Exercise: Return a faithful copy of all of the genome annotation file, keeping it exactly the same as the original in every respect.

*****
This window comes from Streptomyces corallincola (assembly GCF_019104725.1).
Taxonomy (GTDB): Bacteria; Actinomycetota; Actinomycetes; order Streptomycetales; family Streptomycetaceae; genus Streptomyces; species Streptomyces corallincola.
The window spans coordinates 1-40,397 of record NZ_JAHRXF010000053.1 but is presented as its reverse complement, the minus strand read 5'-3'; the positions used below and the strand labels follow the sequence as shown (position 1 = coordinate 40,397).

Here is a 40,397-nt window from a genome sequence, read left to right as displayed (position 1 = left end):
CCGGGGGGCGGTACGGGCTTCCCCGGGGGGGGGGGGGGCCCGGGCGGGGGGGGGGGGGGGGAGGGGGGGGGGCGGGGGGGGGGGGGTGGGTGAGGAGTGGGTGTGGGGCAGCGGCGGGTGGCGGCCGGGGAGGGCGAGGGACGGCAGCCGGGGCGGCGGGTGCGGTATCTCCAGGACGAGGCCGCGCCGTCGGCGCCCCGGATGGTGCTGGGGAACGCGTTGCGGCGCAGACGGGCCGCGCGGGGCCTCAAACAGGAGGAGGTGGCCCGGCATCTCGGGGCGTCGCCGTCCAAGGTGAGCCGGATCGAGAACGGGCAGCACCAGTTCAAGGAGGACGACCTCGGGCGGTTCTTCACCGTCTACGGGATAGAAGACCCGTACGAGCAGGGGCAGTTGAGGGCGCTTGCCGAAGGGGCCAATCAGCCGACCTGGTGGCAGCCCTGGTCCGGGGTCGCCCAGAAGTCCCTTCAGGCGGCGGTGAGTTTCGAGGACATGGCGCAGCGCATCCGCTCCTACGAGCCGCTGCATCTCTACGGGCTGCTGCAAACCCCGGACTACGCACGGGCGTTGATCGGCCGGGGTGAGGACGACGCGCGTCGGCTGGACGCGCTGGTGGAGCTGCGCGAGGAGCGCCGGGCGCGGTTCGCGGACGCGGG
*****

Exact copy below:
This window comes from Streptomyces corallincola (assembly GCF_019104725.1).
Taxonomy (GTDB): Bacteria; Actinomycetota; Actinomycetes; order Streptomycetales; family Streptomycetaceae; genus Streptomyces; species Streptomyces corallincola.
The window spans coordinates 1-40,397 of record NZ_JAHRXF010000053.1 but is presented as its reverse complement, the minus strand read 5'-3'; the positions used below and the strand labels follow the sequence as shown (position 1 = coordinate 40,397).

Here is a 40,397-nt window from a genome sequence, read left to right as displayed (position 1 = left end):
CCGGGGGGCGGTACGGGCTTCCCCGGGGGGGGGGGGGGCCCGGGCGGGGGGGGGGGGGGGGAGGGGGGGGGGCGGGGGGGGGGGGGTGGGTGAGGAGTGGGTGTGGGGCAGCGGCGGGTGGCGGCCGGGGAGGGCGAGGGACGGCAGCCGGGGCGGCGGGTGCGGTATCTCCAGGACGAGGCCGCGCCGTCGGCGCCCCGGATGGTGCTGGGGAACGCGTTGCGGCGCAGACGGGCCGCGCGGGGCCTCAAACAGGAGGAGGTGGCCCGGCATCTCGGGGCGTCGCCGTCCAAGGTGAGCCGGATCGAGAACGGGCAGCACCAGTTCAAGGAGGACGACCTCGGGCGGTTCTTCACCGTCTACGGGATAGAAGACCCGTACGAGCAGGGGCAGTTGAGGGCGCTTGCCGAAGGGGCCAATCAGCCGACCTGGTGGCAGCCCTGGTCCGGGGTCGCCCAGAAGTCCCTTCAGGCGGCGGTGAGTTTCGAGGACATGGCGCAGCGCATCCGCTCCTACGAGCCGCTGCATCTCTACGGGCTGCTGCAAACCCCGGACTACGCACGGGCGTTGATCGGCCGGGGTGAGGACGACGCGCGTCGGCTGGACGCGCTGGTGGAGCTGCGCGAGGAGCGCCGGGCGCGGTTCGCGGACGCGGG